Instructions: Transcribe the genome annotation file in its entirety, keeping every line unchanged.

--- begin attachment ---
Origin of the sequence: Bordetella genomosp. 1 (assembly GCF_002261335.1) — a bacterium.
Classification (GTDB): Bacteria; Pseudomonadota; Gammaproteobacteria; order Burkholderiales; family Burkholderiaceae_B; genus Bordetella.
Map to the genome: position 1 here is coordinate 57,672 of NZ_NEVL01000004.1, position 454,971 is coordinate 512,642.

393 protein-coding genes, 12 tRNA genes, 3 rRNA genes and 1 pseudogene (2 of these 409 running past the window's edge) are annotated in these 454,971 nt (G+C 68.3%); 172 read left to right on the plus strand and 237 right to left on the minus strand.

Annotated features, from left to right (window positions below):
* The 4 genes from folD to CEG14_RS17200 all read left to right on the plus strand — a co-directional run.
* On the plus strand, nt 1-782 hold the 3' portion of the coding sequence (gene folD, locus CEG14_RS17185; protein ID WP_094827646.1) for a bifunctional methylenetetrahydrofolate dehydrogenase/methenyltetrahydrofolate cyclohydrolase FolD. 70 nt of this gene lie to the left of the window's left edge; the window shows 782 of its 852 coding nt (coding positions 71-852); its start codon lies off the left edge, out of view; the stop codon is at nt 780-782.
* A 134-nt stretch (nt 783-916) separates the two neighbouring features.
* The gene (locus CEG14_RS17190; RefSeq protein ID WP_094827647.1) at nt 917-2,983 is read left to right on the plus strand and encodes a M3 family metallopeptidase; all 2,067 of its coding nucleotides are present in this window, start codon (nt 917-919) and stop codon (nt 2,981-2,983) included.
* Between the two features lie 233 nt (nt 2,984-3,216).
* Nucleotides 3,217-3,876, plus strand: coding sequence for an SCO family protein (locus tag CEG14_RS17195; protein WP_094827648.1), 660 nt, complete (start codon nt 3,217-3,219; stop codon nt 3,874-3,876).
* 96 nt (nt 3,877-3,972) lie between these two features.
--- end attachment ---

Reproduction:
Origin of the sequence: Bordetella genomosp. 1 (assembly GCF_002261335.1) — a bacterium.
Classification (GTDB): Bacteria; Pseudomonadota; Gammaproteobacteria; order Burkholderiales; family Burkholderiaceae_B; genus Bordetella.
Map to the genome: position 1 here is coordinate 57,672 of NZ_NEVL01000004.1, position 454,971 is coordinate 512,642.

393 protein-coding genes, 12 tRNA genes, 3 rRNA genes and 1 pseudogene (2 of these 409 running past the window's edge) are annotated in these 454,971 nt (G+C 68.3%); 172 read left to right on the plus strand and 237 right to left on the minus strand.

Annotated features, from left to right (window positions below):
* The 4 genes from folD to CEG14_RS17200 all read left to right on the plus strand — a co-directional run.
* On the plus strand, nt 1-782 hold the 3' portion of the coding sequence (gene folD, locus CEG14_RS17185; protein ID WP_094827646.1) for a bifunctional methylenetetrahydrofolate dehydrogenase/methenyltetrahydrofolate cyclohydrolase FolD. 70 nt of this gene lie to the left of the window's left edge; the window shows 782 of its 852 coding nt (coding positions 71-852); its start codon lies off the left edge, out of view; the stop codon is at nt 780-782.
* A 134-nt stretch (nt 783-916) separates the two neighbouring features.
* The gene (locus CEG14_RS17190; RefSeq protein ID WP_094827647.1) at nt 917-2,983 is read left to right on the plus strand and encodes a M3 family metallopeptidase; all 2,067 of its coding nucleotides are present in this window, start codon (nt 917-919) and stop codon (nt 2,981-2,983) included.
* Between the two features lie 233 nt (nt 2,984-3,216).
* Nucleotides 3,217-3,876, plus strand: coding sequence for an SCO family protein (locus tag CEG14_RS17195; protein WP_094827648.1), 660 nt, complete (start codon nt 3,217-3,219; stop codon nt 3,874-3,876).
* 96 nt (nt 3,877-3,972) lie between these two features.